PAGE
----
The end of an era

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A few months ago, I wrote a piece about my desire to play on a local B’nai B’rith softball team. Word got out and now my Sunday mornings are spent beside the hot corner waiting for screaming line drives to head my way.

Joining an established team is always a difficult thing and the new guy has to prove himself (ideally sooner rather than later). Typically, a few hits or a few nice plays is all you need to become a member of the team. In my case, I brought along Purple Magic.

The story of Purple Magic begins at a local Sports Authority in Vernon, Connecticut. It was my sophomore year of college and I was driving back to Boston with my parents after winter break. It was only a few weeks away from the start of intramural softball season (you know, where former Little League stars go when their baseball careers are over) and I needed a bat. This was a serious intramural league and I needed to become a serious softball player. My baseball playing days (and baseball bat days) were officially over.

After spending about 20 minutes explaining to my mother why I couldn’t use one of my baseball bats to play softball, she relented and bought me my first official softball bat. Naturally, I wasn’t supposed to tell my dad how much it cost (about $90 I recall).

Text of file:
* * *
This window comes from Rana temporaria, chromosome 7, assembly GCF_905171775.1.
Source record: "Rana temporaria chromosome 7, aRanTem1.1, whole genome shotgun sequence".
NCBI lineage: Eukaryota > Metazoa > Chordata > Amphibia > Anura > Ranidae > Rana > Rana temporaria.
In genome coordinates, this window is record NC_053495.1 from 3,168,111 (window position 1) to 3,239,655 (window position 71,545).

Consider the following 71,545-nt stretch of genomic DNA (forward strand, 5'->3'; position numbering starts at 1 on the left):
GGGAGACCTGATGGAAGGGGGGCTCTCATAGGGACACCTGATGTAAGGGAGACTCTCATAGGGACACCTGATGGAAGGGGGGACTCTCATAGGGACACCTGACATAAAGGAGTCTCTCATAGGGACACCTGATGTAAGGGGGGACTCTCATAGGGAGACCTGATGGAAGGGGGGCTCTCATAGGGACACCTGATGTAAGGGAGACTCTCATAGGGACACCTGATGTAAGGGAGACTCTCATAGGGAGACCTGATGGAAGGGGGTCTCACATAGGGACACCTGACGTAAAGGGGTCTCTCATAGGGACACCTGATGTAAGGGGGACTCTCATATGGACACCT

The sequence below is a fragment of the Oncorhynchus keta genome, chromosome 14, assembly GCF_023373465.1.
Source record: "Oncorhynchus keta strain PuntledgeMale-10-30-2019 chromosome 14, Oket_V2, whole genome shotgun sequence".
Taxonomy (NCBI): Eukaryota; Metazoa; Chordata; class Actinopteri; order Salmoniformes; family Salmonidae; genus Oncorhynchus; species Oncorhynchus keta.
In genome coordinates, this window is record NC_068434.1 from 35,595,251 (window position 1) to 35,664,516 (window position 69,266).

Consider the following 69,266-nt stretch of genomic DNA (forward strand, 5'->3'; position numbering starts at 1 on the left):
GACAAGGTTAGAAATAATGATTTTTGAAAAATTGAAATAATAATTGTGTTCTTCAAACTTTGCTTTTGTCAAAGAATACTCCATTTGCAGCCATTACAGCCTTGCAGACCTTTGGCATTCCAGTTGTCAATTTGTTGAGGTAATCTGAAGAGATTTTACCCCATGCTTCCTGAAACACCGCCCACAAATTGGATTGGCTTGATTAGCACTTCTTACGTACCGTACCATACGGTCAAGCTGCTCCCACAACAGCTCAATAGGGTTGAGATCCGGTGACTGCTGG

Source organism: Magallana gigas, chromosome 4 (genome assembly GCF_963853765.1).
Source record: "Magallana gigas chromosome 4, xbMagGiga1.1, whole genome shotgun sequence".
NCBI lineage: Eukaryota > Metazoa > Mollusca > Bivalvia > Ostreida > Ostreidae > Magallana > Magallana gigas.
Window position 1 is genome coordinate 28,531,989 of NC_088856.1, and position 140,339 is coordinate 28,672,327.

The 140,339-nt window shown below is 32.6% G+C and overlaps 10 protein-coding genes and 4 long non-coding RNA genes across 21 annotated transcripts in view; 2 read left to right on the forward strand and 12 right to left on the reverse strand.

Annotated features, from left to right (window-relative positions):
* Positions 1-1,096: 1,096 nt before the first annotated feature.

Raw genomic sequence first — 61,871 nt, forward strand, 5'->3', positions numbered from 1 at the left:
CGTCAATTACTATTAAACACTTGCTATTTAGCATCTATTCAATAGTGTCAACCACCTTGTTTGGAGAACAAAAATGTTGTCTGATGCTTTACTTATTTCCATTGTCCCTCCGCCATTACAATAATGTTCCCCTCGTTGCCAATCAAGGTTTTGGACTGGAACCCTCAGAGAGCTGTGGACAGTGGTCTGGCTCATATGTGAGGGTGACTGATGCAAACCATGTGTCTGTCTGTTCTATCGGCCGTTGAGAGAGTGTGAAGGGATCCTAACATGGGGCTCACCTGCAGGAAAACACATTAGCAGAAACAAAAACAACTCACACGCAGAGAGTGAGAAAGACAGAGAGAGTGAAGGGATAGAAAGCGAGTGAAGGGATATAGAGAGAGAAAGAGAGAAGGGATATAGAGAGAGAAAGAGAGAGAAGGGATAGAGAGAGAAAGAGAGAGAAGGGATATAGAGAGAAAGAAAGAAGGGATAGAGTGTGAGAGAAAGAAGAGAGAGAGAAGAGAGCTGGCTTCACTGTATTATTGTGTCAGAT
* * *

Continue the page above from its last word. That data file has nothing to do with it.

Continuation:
It was a purple Easton – perfect length and perfect weight. I was all set. Opening Day arrived and my new bat helped me to three triples (sophomore year playing weight: 175 pounds). Purple Magic was born.

Purple Magic was good to me for that season and the two that followed. She didn’t see any action until I took the reigns of the A&E Television Networks team a few years later. Purple Magic hit doubles in Central Park and Little League home runs (4-base errors) on Roosevelt Island. She traveled the 4 boroughs (Staten Island, come on) and did so with style. And she took it to HBO in the midst of their Sopranos arrogance – helping win the coveted Cable Positive Championship in 2004.

She moved to Minnesota with me and hit some rough spots with middling teams of misfits. It wasn’t looking good for Purple Magic. For a while, the magic was gone.

That brings me back to the present and my new team. Purple Magic was instantly welcomed and embraced. New, more technologically advanced bats lined the dugout, but hitter after hitter grabbed the magic.

All banged up, poorly re-gripped, and with its better days behind it, Purple Magic had a few more games of life in it. My new teammates commented on the sweet sound she made – not like the new $300 models they said.

And then it happened – one hard foul ball to left and the faces in the dugout winced.

“That didn’t sound good, Jeff.”

I looked at my dear companion and right there on the barrel, I saw the end: a dent.

Of course this is a Jewish league, so instead of “oh shit,” I said “oy gevalt.”

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